and on Facebook

AJ Allmendinger to drive in Watkins Glen Xfinity race for Kaulig Racing

Getty Images
Leave a comment

NASCAR On NBC analyst AJ Allmendinger will climb back behind the wheel for the August 3 NASCAR Xfinity Series race at Watkins Glen International.

Allmendinger will pilot the No. 10 Chevrolet for Kaulig Racing for the second time this season.

Allmendinger is a past winner at Watkins Glen, having won the 2014 Cup race there. He has 10 prior Cup starts at the upstate New York road course, with the win, three top-five and six top-10 finishes, plus one pole.

He also has competed in one Xfinity race at Watkins Glen, starting fourth and finishing second for GMS Racing last year.

It’s an honor to be able to compete for Kaulig Racing at one of my favorite tracks, Watkins Glen International,” Allmendinger said in a team release. “I’ve been fortunate enough to win there in the Cup Series and had a strong run finishing second last season in my only Xfinity start there.

Matt Kaulig, Chris Rice and all of the guys made Daytona so enjoyable and fun, I can’t wait to get to The Glen.”

Allmendinger raced for Kaulig Racing two weeks ago in the Circle K Firecracker 250 at Daytona International Speedway on July 5, leading 33 laps and finishing third before the car was disqualified for failing post-race inspection, leaving Allmendinger with a last-place finish in the 38-car field.

Allmendinger has three additional Xfinity road course races scheduled with Kaulig Racing this season: Mid-Ohio (August 10), Road America (August 24) and Charlotte Motor Speedway’s Roval race (September 28).

Follow @JerryBonkowski

NBC Sports Power Rankings: Kyle Busch back to No. 1, Kurt Busch to No. 3

Leave a comment

When it comes to this week’s NBC Sports NASCAR Power Rankings, all we can say is, “Oh brother” … as in siblings Kyle and Kurt Busch.

Younger brother Kyle once again regained the top spot in this week’s rankings, knocking Joey Logano from the No. 1 perch after Logano held it the last two weeks.

And after not being ranked in the top 10 last week, older bro Kurt rockets up the rankings to No. 3 by virtue of his come-from-behind win last Saturday at Kentucky Speedway.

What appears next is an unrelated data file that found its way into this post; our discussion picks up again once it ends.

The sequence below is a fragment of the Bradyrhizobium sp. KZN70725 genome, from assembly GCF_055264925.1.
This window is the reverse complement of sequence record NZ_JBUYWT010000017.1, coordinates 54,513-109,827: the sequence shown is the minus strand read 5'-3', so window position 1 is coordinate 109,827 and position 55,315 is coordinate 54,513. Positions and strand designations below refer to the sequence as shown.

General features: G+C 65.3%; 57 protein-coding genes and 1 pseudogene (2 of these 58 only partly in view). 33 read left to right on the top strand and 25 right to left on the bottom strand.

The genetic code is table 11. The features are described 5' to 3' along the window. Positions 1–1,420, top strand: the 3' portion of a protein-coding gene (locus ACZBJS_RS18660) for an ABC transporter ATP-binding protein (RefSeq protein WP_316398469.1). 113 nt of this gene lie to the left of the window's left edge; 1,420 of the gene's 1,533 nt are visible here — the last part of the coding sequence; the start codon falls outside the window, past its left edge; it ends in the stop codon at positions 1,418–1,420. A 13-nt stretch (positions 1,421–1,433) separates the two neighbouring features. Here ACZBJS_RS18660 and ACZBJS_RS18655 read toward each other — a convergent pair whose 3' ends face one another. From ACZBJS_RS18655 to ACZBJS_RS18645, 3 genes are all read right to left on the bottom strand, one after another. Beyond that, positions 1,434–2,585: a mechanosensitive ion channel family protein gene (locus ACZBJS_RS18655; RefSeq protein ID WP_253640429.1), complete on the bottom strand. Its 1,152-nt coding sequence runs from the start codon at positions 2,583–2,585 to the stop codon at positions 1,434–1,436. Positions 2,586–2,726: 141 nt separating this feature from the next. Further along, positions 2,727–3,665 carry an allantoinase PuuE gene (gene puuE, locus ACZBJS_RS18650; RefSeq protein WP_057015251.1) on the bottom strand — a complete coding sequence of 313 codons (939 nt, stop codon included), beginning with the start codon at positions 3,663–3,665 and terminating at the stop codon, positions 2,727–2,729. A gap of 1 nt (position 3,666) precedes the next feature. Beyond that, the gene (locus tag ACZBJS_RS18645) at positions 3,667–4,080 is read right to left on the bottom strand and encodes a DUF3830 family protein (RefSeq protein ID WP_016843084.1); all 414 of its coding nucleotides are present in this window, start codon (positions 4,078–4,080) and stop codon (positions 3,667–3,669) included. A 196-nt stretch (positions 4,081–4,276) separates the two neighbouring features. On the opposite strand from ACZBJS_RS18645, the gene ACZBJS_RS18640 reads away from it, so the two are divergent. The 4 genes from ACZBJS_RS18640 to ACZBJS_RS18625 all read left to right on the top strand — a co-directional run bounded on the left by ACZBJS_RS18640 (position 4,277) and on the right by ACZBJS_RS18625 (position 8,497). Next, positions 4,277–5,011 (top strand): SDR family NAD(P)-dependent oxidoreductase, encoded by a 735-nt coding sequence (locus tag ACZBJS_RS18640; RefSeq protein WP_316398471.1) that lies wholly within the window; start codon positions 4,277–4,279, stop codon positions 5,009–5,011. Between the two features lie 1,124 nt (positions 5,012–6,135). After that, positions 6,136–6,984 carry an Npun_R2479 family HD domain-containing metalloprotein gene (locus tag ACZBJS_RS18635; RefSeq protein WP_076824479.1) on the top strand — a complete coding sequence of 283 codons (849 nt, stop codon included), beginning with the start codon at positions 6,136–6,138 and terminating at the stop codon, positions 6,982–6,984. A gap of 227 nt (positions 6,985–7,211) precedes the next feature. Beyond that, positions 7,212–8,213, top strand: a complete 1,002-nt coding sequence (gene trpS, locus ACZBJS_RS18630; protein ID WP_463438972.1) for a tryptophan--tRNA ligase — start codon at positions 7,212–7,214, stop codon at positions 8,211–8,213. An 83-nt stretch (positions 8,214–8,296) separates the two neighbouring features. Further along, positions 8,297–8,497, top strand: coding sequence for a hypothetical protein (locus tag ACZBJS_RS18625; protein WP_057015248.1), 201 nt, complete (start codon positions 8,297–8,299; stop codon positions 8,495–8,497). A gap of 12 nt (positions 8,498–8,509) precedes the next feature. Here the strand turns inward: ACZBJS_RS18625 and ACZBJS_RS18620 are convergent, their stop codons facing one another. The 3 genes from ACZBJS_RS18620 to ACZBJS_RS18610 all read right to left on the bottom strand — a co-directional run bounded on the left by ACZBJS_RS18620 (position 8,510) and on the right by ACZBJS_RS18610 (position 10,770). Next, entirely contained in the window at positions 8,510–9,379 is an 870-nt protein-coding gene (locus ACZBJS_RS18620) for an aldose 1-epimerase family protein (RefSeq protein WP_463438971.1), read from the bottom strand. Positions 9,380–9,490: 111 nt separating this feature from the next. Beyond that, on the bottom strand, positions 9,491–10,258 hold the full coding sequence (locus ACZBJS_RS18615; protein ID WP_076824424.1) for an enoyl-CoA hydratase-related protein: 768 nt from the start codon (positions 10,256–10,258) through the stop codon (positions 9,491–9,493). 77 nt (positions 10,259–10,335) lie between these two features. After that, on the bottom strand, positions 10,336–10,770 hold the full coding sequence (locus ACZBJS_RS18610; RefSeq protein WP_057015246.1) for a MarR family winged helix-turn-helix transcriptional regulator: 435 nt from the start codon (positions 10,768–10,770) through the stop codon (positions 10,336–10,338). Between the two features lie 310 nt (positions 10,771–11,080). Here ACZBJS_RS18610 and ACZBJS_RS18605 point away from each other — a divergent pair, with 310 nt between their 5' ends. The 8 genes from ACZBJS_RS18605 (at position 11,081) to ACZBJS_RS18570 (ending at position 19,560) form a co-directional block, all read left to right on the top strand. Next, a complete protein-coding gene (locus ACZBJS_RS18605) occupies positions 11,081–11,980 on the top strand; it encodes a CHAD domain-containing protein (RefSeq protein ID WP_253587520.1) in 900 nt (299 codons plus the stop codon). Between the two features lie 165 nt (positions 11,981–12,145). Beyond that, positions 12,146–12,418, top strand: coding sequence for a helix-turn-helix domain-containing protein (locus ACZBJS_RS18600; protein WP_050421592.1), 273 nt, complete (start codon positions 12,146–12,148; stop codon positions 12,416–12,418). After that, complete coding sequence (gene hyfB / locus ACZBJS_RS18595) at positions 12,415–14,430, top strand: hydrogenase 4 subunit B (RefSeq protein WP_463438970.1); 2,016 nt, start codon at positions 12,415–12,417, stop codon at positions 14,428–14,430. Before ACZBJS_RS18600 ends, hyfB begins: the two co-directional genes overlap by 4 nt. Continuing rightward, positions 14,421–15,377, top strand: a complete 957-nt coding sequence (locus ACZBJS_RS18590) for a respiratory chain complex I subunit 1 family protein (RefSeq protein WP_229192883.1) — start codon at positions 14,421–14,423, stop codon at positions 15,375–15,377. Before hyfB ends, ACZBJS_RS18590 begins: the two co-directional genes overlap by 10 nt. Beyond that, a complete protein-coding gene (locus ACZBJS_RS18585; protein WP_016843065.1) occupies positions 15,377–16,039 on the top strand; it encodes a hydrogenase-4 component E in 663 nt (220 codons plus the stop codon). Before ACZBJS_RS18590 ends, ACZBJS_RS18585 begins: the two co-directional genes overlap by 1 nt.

Also making a big move is Erik Jones, who goes from unranked last week to No. 4 this week. By contrast, six drivers from last week’s rankings dropped out of this week’s tabulations.

Here’s how this week’s rankings shape up:

1. Kyle Busch (39 points): Tenacious performance at Kentucky puts him back atop the rankings. Last week: 2nd.

2. Joey Logano (36 points): Car wasn’t wide enough to block all those behind him on the final restart. In his last three races on a 1.5-mile speedway, he’s finished seventh (Kentucky), third (Chicagoland) and second (Charlotte). Last week: 1st.

3. Kurt Busch (32 points): What a difference a win makes. But Busch’s ranking isn’t a total surprise. He’s been knocking at the door all season. Had he not pitted at Daytona two weeks ago, he may be riding a two-race win streak now. Last week: Unranked.

4. Erik Jones (23 points): Returns to playoff territory and seems to have momentum for a finishing kick. Third-place finish was his fourth top 10 in the last five races on a 1.5-mile speedway. That includes a third at Kansas and Kentucky and a fourth at Texas. Last week: Unranked.

5. Denny Hamlin (22 points): His pit crew has been called for an uncontrolled tire violation five times this year, tying the series high. That’s unacceptable. Despite the penalty at Kentucky, Hamlin finished fifth. Last week: 7th.

6. Kyle Larson (20 points): Top 10s in three of last four races – including a second (Chicagoland) and fourth (Kentucky) – have solidified his standing for the playoffs. Last week: Unranked.